LIFESTYLES—The recent shutdowns of gyms around the world, consequently, has led to a shortage of gym equipment. You might be thinking “How in the world, am I keeping my lifelong gains? What about my New Year’s resolution to hit the gym everyday? Now what?”
Enter the world of calisthenics.
This form of bodyweight training focuses on strength formation with minimal use of equipment. It is the “free weight” training. It ditches the barbell, the dumbbell and the debatable effectiveness of the machine.
The key to always starting a training program is to be determined. A factor that will eventually lead to habit. Without this essential factor, it is nearly impossible to stay consistent. Not to mention, to keep passion. All of these ingredients are what have led Cori Lefkowith to her path as personal trainer and owner of Redefining Strength.
“The best routine is the one we will do consistently. And that means being able to train wherever we need, whenever we need. And that’s why I love bodyweight training” Lefkowith begins, when asked what appealed to her about calisthenics. Below she offers plenty of tips and in-depth information about calisthenics.
CN: What is it that appealed to you about calisthenics?
Cori Lefkowith: “You can get lean and strong using very little space and you can adjust the moves to fit your needs and goals as your needs and goals change over time. No matter your fitness level you can get in a killer workout using your own bodyweight!”
“You can build full-body strength and get lean (of course for fat loss, diet is definitely key too!)!”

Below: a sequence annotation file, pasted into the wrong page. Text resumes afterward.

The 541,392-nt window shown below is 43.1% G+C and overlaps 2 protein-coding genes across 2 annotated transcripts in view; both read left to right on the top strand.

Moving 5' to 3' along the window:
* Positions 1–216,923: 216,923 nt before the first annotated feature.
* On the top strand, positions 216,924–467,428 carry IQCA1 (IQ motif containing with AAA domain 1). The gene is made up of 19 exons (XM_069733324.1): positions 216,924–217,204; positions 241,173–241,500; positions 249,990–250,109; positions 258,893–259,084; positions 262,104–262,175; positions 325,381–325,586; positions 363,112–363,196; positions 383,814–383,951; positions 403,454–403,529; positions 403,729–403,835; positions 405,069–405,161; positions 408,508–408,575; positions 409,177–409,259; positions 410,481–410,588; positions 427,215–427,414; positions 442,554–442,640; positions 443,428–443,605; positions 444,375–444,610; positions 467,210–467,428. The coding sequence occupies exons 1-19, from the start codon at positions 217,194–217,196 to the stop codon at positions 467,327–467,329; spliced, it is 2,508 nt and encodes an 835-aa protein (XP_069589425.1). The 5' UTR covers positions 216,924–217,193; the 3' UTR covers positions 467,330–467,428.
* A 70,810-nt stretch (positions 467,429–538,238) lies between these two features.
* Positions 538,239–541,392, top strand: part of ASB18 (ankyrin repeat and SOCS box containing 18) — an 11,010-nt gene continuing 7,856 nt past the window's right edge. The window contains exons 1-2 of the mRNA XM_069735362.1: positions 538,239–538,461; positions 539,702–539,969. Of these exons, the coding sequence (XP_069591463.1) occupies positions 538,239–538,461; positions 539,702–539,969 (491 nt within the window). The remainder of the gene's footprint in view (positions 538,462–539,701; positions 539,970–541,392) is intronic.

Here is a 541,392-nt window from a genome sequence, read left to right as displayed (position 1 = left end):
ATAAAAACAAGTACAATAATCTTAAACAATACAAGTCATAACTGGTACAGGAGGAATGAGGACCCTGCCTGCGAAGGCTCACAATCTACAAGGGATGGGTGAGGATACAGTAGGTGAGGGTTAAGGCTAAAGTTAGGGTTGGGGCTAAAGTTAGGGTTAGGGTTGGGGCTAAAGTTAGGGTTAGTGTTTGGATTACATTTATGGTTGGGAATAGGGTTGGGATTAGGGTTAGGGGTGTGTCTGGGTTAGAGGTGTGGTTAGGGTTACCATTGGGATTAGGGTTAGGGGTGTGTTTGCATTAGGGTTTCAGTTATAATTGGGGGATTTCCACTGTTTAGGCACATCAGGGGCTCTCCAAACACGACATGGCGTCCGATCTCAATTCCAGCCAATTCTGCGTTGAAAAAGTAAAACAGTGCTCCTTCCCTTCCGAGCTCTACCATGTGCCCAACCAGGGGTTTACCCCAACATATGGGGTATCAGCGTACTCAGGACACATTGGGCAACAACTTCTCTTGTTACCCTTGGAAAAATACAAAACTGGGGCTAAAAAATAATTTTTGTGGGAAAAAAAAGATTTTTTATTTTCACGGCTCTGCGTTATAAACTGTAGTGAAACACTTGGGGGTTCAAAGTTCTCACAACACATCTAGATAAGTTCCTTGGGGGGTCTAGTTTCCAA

CN: What ideal program/workout do you recommend to untrained individuals who want to start in calisthenics?
“If you’re just starting out you want to master some fundamental bodyweight moves, like push ups, bodyweight squats, lunges and the inverted row. We often skip the basics and jump into the stuff that looks “cooler” but a big part of getting results is really mastering those fundamental movement patterns and not only having proper form but even proper recruitment patterns. We want to make sure we FEEL the correct muscles working.
Using those 4 foundational moves you can really hit basically every muscle in your body.
- Push Ups work not only your chest, shoulders and triceps but even your abs. If you’re just starting out, you can even start with a push up off a wall or incline to help you build up to that full one from your toes on the ground.
- Inverted Rows are a great move to strengthen your back, biceps and abs as well. They are a great way to build up back and grip strength to progress toward pull ups. And even once you can do pull ups, these are a great accessory move to include to keep your back strong and improve your posture!
- Bodyweight Squats, while they seem simple, are a key move to master to work your quads, adductors (inner thighs), glutes and even hamstrings. By focusing first on proper form with just your own bodyweight you can help yourself master the movement to avoid knee aches and pains. If you struggle to sit back in a squat, even try a squat to a chair to start!